What are the First Amendment implications of public officials blocking individuals on official social media accounts? The Supreme Court is about to weigh in on this as well. On October 31, the Court will hear the oral arguments for O’Connor-Ratcliff v. Garnier, which originated when southern California school board members using Facebook and Twitter to communicate with the public proceeded to block two parents who criticized them. While the Court has considered a similar issue recently, it did not concern the use of a social media platform as part of the individual’s official duties.

Last but certainly not least, the Supreme Court is taking on another Second Amendment case, following its recent case of New York State Rifle & Pistol Association v. Bruen, which struck down New York’s gun law. In US v. Rahimi, the Supreme Court will evaluate whether it is constitutional to prohibit firearm possession among those persons subject to domestic violence restraining orders. This case is particularly important because domestic violence has been found to be closely related to the epidemic of mass shootings facing the United States. Indeed, peer-reviewed research found that 59.1% of mass shootings between 2014 and 2019 were domestic violence related. This Court decision has the potential to upend existing gun control law, given that 33 states and the District of Columbia bar people convicted of domestic violence from possessing guns. This is likely to be the biggest blockbuster case to watch this term.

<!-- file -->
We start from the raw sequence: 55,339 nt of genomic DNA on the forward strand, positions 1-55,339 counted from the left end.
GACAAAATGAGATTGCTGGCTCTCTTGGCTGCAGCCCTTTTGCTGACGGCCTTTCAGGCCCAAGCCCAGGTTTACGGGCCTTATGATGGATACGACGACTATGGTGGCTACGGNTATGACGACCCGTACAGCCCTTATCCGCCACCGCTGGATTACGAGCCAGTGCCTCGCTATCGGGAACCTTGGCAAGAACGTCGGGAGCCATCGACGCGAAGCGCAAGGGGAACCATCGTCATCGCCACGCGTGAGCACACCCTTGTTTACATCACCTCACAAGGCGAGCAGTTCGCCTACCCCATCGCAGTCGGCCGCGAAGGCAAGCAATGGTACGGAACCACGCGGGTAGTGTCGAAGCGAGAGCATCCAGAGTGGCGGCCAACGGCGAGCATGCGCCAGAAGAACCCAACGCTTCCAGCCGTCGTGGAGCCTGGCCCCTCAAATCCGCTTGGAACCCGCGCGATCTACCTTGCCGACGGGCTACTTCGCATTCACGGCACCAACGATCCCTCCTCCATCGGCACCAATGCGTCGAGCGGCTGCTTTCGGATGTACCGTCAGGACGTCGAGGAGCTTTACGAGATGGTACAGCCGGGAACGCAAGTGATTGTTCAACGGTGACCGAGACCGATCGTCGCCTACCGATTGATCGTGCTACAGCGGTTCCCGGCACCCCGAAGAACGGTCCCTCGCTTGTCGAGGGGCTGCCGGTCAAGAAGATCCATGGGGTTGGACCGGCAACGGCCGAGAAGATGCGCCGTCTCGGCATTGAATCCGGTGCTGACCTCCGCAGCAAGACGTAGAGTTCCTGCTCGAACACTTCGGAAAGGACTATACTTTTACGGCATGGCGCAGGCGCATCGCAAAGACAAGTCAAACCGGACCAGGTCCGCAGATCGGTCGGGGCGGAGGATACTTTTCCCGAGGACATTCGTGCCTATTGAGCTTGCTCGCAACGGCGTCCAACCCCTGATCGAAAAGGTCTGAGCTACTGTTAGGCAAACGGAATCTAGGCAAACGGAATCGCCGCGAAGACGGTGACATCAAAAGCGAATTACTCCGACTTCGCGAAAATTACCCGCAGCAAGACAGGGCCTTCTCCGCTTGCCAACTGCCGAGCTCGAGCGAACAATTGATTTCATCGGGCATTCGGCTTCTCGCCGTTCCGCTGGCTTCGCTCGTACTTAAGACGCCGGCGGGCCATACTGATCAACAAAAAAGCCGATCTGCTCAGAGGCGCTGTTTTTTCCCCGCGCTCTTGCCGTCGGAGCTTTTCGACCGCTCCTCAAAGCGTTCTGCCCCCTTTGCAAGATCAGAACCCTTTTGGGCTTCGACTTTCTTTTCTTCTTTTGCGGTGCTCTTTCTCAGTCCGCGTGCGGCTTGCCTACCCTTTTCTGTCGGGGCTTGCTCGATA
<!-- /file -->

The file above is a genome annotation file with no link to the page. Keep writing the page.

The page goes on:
All in all, from administrative law to constitutional law, the Court will have yet another bold term ahead, affecting high salience aspects of law and promising a consequential June 2024 end to the court’s term.